Budget for Education


  • 2013
  • Protiva Kundu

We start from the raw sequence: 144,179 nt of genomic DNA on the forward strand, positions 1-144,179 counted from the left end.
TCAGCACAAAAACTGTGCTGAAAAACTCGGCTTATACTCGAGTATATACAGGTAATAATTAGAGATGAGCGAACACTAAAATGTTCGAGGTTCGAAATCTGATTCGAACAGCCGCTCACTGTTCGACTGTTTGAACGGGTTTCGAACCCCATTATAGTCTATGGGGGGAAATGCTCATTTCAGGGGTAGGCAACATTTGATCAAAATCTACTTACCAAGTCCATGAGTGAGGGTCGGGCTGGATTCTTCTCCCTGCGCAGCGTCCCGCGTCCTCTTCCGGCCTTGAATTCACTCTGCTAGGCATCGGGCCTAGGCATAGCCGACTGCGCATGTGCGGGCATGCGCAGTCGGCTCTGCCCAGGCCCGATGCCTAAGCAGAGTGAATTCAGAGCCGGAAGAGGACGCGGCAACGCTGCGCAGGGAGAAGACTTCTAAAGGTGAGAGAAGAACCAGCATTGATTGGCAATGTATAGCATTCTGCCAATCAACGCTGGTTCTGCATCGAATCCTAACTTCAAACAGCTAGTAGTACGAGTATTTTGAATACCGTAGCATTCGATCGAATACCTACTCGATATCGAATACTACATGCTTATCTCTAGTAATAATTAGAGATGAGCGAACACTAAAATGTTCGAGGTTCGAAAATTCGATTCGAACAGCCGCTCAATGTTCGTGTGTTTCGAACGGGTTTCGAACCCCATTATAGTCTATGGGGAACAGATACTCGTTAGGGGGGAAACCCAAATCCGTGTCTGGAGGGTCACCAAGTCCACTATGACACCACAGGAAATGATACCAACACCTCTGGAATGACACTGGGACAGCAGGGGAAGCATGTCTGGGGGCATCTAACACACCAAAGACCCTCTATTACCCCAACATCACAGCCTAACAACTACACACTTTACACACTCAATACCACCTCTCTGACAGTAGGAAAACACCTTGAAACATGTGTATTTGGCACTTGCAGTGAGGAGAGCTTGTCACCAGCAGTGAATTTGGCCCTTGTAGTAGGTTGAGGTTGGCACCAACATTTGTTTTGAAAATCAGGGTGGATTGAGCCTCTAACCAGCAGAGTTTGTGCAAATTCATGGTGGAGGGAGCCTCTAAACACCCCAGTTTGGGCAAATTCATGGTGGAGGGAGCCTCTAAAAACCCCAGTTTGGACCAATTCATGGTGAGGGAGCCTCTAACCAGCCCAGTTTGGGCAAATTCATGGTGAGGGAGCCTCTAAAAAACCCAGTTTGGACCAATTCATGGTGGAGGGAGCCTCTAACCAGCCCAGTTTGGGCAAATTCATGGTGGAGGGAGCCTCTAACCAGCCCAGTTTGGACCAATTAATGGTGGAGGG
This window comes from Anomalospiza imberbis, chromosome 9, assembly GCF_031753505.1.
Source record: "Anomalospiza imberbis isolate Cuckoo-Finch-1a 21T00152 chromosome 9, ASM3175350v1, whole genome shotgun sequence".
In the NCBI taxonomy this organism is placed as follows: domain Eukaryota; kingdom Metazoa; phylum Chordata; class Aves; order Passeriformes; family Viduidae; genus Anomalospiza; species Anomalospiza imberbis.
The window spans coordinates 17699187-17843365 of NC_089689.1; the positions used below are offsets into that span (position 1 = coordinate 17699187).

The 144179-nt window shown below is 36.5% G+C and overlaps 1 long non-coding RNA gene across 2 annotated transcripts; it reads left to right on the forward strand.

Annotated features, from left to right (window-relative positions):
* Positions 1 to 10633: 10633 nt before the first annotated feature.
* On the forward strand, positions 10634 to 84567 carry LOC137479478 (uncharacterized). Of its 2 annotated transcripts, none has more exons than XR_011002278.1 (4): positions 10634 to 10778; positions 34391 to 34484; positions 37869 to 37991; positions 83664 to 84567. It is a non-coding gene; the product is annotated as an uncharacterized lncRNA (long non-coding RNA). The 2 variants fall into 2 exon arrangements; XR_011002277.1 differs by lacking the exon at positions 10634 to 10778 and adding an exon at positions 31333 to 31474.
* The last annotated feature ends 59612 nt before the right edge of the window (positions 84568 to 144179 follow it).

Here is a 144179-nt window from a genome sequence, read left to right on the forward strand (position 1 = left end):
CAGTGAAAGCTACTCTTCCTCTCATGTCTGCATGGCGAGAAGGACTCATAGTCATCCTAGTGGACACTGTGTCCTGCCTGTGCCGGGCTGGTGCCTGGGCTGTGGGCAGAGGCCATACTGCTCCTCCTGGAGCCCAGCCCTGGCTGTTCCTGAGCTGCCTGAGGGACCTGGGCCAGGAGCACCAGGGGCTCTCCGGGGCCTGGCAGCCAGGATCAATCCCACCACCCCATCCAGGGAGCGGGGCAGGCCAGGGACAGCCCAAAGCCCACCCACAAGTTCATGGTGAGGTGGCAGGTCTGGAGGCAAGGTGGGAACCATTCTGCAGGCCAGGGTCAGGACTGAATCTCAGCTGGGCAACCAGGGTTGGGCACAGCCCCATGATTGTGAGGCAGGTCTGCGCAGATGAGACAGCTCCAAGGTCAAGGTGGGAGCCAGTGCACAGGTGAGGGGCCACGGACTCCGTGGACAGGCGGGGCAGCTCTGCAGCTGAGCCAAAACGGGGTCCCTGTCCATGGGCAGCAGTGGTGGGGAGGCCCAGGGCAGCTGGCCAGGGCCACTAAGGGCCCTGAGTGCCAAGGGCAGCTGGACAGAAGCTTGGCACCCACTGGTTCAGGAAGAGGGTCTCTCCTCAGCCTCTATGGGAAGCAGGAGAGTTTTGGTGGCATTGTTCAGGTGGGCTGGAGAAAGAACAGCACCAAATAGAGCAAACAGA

Like most other countries, education has been assigned a high priority in the development policy objectives in India. Despite the intention, however, the expansion of education has been remarkably slow in India as compared to some of the other Asian Countries. As per UNDP’s data brought out in 2012, India records a meager 4.4 mean years of schooling (i.e. mean years of schooling of the working population or those over 15 years old), which is much less than that of Sri Lanka (9.3) and China (7.5) and also behind those of Pakistan(4.9) and Bangladesh (4.8). After sixty-six years of independence, the country is yet to achieve the goal of universal elementary education. The sharp drop-off in enrollment at the middle school level and the decreasing transition rate from elementary to higher secondary suggests that the gains at the elementary level have not yet impacted the school education sector as a whole. The quality of education too continues to raise a number of concerns. Provisioning of education- both for its coverage as well as quality - requires significant amount of financial resources. Given the crucial importance that education plays in the development of a society and the country’s economy, public provisioning of education has been recognized as an effective strategy towards this sector in many countries. This article outlines some of the key issues with regard to public resources or budgetary resources provided for education sector in India.

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